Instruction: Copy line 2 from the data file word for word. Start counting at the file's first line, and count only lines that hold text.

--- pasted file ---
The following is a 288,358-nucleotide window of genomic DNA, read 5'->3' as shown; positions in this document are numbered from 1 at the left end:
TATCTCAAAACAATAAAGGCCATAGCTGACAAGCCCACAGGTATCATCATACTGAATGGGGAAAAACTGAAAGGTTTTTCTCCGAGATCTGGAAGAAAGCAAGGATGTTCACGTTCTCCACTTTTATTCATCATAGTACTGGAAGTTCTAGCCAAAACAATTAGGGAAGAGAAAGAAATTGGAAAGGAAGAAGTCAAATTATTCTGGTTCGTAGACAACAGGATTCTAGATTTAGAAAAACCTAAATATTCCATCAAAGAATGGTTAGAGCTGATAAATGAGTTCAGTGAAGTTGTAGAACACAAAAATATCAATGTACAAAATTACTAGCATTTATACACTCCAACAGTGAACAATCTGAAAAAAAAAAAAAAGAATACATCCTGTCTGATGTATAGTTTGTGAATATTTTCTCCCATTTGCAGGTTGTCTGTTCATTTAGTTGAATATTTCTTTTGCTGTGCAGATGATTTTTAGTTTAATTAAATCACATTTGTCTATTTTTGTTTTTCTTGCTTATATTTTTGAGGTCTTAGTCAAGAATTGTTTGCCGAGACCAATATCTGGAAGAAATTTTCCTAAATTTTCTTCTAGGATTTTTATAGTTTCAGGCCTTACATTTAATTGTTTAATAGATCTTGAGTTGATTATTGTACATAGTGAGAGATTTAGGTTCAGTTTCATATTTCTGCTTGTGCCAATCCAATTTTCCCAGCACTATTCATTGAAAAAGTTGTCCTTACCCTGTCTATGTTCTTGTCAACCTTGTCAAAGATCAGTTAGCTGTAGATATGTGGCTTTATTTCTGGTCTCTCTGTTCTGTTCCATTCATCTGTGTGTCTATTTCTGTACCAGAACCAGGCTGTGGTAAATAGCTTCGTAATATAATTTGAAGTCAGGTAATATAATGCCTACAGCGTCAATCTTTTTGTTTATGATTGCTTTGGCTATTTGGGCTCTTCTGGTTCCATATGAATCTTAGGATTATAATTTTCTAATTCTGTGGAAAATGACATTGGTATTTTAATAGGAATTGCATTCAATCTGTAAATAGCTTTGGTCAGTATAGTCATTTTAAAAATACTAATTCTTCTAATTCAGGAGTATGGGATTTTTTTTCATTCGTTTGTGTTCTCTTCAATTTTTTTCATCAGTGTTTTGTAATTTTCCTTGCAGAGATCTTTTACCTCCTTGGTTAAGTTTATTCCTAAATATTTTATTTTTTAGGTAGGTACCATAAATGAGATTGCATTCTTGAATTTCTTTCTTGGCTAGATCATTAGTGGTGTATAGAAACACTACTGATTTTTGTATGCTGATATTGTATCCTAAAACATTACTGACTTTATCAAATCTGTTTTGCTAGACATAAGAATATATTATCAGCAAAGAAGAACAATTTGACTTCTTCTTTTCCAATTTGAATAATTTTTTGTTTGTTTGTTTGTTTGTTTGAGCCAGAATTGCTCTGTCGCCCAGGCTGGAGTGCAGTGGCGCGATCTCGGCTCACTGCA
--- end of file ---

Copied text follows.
TATCTCAAAACAATAAAGGCCATAGCTGACAAGCCCACAGGTATCATCATACTGAATGGGGAAAAACTGAAAGGTTTTTCTCCGAGATCTGGAAGAAAGCAAGGATGTTCACGTTCTCCACTTTTATTCATCATAGTACTGGAAGTTCTAGCCAAAACAATTAGGGAAGAGAAAGAAATTGGAAAGGAAGAAGTCAAATTATTCTGGTTCGTAGACAACAGGATTCTAGATTTAGAAAAACCTAAATATTCCATCAAAGAATGGTTAGAGCTGATAAATGAGTTCAGTGAAGTTGTAGAACACAAAAATATCAATGTACAAAATTACTAGCATTTATACACTCCAACAGTGAACAATCTGAAAAAAAAAAAAAAGAATACATCCTGTCTGATGTATAGTTTGTGAATATTTTCTCCCATTTGCAGGTTGTCTGTTCATTTAGTTGAATATTTCTTTTGCTGTGCAGATGATTTTTAGTTTAATTAAATCACATTTGTCTATTTTTGTTTTTCTTGCTTATATTTTTGAGGTCTTAGTCAAGAATTGTTTGCCGAGACCAATATCTGGAAGAAATTTTCCTAAATTTTCTTCTAGGATTTTTATAGTTTCAGGCCTTACATTTAATTGTTTAATAGATCTTGAGTTGATTATTGTACATAGTGAGAGATTTAGGTTCAGTTTCATATTTCTGCTTGTGCCAATCCAATTTTCCCAGCACTATTCATTGAAAAAGTTGTCCTTACCCTGTCTATGTTCTTGTCAACCTTGTCAAAGATCAGTTAGCTGTAGATATGTGGCTTTATTTCTGGTCTCTCTGTTCTGTTCCATTCATCTGTGTGTCTATTTCTGTACCAGAACCAGGCTGTGGTAAATAGCTTCGTAATATAATTTGAAGTCAGGTAATATAATGCCTACAGCGTCAATCTTTTTGTTTATGATTGCTTTGGCTATTTGGGCTCTTCTGGTTCCATATGAATCTTAGGATTATAATTTTCTAATTCTGTGGAAAATGACATTGGTATTTTAATAGGAATTGCATTCAATCTGTAAATAGCTTTGGTCAGTATAGTCATTTTAAAAATACTAATTCTTCTAATTCAGGAGTATGGGATTTTTTTTCATTCGTTTGTGTTCTCTTCAATTTTTTTCATCAGTGTTTTGTAATTTTCCTTGCAGAGATCTTTTACCTCCTTGGTTAAGTTTATTCCTAAATATTTTATTTTTTAGGTAGGTACCATAAATGAGATTGCATTCTTGAATTTCTTTCTTGGCTAGATCATTAGTGGTGTATAGAAACACTACTGATTTTTGTATGCTGATATTGTATCCTAAAACATTACTGACTTTATCAAATCTGTTTTGCTAGACATAAGAATATATTATCAGCAAAGAAGAACAATTTGACTTCTTCTTTTCCAATTTGAATAATTTTTTGTTTGTTTGTTTGTTTGTTTGAGCCAGAATTGCTCTGTCGCCCAGGCTGGAGTGCAGTGGCGCGATCTCGGCTCACTGCA